Security officials went against the policies of the state Supreme Court when they barred reporters from the court’s building in the French Quarter on Thursday during a hearing in a lawsuit between Tom Benson and his relatives, according to a court spokeswoman.
And they went beyond the instructions issued by the 4th Circuit Court of Appeal judges hearing the case, who had ordered the courtroom closed, not the entire building.
“It’s a public building unless there’s a known threat to it or we’re closed” for business, said Valerie Willard, spokeswoman for the Louisiana Supreme Court, whose building also houses the appellate court. “Citizens who aren’t a known threat to the court or the judges here are generally permitted in the building.
“Excluding people from the courthouse is not a regular practice and only happened this time as a result of some miscommunication and misunderstanding.”
An attorney with a law firm that represents The New Orleans Advocate in media rights matters called Thursday’s events “concerning.”
Joshua McDiarmid, of the firm Kantrow, Spaht, Weaver and Blitzer, said it was an “unorthodox” move for security personnel to have “arbitrarily barred the press from entering and accessing the courthouse premises in this instance,” particularly when they had no specific orders to do so.
The order signed by Judges Dennis Bagneris, Terri Love and Max Tobias on Thursday morning barred the public only from entering their third-floor courtroom for the Benson hearing.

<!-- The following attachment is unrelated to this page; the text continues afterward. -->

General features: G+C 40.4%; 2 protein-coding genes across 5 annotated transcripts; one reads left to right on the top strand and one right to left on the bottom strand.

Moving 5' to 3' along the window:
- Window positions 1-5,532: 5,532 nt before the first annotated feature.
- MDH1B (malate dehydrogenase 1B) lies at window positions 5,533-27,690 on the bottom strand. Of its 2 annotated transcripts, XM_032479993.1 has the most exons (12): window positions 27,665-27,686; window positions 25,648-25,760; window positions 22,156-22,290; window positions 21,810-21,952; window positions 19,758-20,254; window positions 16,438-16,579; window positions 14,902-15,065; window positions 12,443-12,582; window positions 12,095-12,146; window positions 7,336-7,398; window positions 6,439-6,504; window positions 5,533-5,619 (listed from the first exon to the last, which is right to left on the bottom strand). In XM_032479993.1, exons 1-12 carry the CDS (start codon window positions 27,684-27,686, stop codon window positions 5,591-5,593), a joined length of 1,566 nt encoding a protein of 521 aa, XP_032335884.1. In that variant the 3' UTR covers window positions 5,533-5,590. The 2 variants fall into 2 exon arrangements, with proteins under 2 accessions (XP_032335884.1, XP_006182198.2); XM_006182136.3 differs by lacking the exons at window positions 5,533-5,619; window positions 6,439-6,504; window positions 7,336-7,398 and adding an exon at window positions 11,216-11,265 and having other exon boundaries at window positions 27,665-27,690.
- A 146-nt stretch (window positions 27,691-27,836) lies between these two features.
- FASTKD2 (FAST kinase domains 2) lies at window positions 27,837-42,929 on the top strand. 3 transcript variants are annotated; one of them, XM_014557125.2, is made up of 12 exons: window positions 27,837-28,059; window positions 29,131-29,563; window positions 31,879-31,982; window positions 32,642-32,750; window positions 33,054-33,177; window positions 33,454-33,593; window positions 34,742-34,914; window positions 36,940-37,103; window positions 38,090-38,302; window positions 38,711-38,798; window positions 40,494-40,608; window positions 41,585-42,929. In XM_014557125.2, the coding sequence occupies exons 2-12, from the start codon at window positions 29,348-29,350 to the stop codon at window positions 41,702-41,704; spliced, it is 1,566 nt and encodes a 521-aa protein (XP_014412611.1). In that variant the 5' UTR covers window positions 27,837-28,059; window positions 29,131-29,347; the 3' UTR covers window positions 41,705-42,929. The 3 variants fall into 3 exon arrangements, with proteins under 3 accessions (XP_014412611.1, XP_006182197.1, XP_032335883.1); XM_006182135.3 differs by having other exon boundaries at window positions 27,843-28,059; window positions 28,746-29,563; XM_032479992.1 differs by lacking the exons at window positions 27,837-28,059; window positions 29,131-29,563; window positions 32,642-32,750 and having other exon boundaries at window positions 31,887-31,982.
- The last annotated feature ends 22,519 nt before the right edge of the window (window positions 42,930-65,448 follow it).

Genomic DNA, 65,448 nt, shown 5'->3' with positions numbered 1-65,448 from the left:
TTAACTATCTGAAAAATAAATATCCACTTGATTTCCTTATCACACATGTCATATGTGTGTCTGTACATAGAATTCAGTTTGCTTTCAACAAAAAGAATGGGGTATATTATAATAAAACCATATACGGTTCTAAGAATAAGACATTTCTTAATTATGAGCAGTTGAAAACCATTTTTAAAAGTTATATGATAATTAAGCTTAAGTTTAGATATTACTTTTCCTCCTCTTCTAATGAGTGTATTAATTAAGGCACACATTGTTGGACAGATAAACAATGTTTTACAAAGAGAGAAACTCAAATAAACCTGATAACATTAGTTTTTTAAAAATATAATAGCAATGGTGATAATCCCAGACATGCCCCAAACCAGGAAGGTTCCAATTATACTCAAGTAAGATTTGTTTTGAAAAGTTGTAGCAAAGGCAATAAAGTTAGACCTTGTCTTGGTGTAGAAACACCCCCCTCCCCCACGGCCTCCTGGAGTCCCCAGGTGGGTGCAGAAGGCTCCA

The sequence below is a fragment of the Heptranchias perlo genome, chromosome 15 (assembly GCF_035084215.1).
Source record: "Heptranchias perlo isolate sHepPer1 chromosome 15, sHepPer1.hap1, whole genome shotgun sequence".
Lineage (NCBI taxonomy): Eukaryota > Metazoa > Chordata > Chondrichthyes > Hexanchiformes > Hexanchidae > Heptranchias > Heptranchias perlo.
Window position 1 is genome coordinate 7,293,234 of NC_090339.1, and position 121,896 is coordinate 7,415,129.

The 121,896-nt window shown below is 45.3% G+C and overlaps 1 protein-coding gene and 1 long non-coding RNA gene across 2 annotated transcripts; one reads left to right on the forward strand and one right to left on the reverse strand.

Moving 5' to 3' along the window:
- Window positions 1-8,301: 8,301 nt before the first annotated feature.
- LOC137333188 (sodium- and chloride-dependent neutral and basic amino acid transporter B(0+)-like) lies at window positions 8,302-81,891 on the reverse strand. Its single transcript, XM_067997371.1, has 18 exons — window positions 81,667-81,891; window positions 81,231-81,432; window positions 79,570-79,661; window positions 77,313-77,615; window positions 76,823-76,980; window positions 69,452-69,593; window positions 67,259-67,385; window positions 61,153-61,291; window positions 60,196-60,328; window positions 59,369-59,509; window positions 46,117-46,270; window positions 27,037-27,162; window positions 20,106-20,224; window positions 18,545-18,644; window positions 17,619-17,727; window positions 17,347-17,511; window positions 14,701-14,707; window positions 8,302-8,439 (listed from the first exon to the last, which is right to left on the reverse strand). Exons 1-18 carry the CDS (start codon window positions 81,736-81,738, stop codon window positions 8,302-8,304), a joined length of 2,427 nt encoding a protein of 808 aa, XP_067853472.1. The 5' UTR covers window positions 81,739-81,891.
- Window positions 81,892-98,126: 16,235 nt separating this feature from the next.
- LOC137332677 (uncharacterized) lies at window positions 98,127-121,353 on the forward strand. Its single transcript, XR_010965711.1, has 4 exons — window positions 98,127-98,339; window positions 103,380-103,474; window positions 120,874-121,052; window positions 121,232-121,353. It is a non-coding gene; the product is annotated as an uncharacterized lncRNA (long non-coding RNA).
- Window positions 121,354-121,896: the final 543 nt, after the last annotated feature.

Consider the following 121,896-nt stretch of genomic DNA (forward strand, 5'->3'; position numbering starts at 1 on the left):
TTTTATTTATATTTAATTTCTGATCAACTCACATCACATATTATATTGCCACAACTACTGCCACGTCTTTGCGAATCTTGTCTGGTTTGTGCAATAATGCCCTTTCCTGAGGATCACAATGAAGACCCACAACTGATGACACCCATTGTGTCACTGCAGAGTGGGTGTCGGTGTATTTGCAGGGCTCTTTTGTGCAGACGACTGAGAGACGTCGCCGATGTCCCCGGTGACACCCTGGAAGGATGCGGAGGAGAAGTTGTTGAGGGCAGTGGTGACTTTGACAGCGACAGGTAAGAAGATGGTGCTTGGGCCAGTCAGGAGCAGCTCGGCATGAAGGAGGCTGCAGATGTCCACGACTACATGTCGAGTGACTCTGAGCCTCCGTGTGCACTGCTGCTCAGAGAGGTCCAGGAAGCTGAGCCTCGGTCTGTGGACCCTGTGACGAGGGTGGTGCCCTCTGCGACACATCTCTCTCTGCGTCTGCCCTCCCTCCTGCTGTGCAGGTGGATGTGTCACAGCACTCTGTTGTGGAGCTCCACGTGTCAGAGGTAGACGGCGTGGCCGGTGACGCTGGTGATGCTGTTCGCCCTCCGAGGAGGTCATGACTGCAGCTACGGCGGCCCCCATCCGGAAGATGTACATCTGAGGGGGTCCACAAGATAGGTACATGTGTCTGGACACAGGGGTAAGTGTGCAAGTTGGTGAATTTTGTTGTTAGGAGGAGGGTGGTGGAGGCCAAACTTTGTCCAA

Neither side in the case requested that the courtroom be closed, Clerk of Court Justin Woods said. The judges were simply extending a similar directive imposed by the Orleans Parish Civil District Court judge who oversaw Benson’s mental competency trial this summer.
Trial Judge Kern Reese issued that order at the request of Benson’s side, citing a desire to protect the 88-year-old billionaire’s medical information.
No order banning the media from entering the Royal Street courthouse was ever handed down Thursday, by either the 4th Circuit Court of Appeal or the Supreme Court, which employs most of the building’s security guards.
Nevertheless, a Supreme Court security officer, after checking with a supervisor, denied one journalist entry into the building ahead of Thursday’s hearing, and he escorted two more who had already passed through a security checkpoint out of the courthouse after realizing that they were reporters.
Members of the public who said they were not reporters were allowed to come and go from the building.
Benson, meanwhile, arrived and departed through an entrance that is generally reserved for court employees.
The building’s security director, Tommy Anderson, said Friday that his office interpreted the judges’ order as barring reporters from the building as a whole.
He defended differentiating between media and other members of the public by saying that others could have needed access to the law library or the Supreme Court.
Anderson would not say how common it is for litigants to come and go via the entrance normally reserved for court employees or how it is typically arranged.
Willard acknowledged it was rare, but she said it is within security officials’ discretion to make exceptions if they feel it is warranted.
Thursday’s hearing came a year after Benson announced he would leave control of his business empire to his wife Gayle, rather than his daughter and grandchildren. Daughter Renee Benson and grandchildren Ryan and Rita LeBlanc filed a lawsuit alleging that Benson had deteriorated physically and mentally while being manipulated into severing ties with them. Reese ruled against them, and they appealed.
A ruling on the appeal is expected within a month.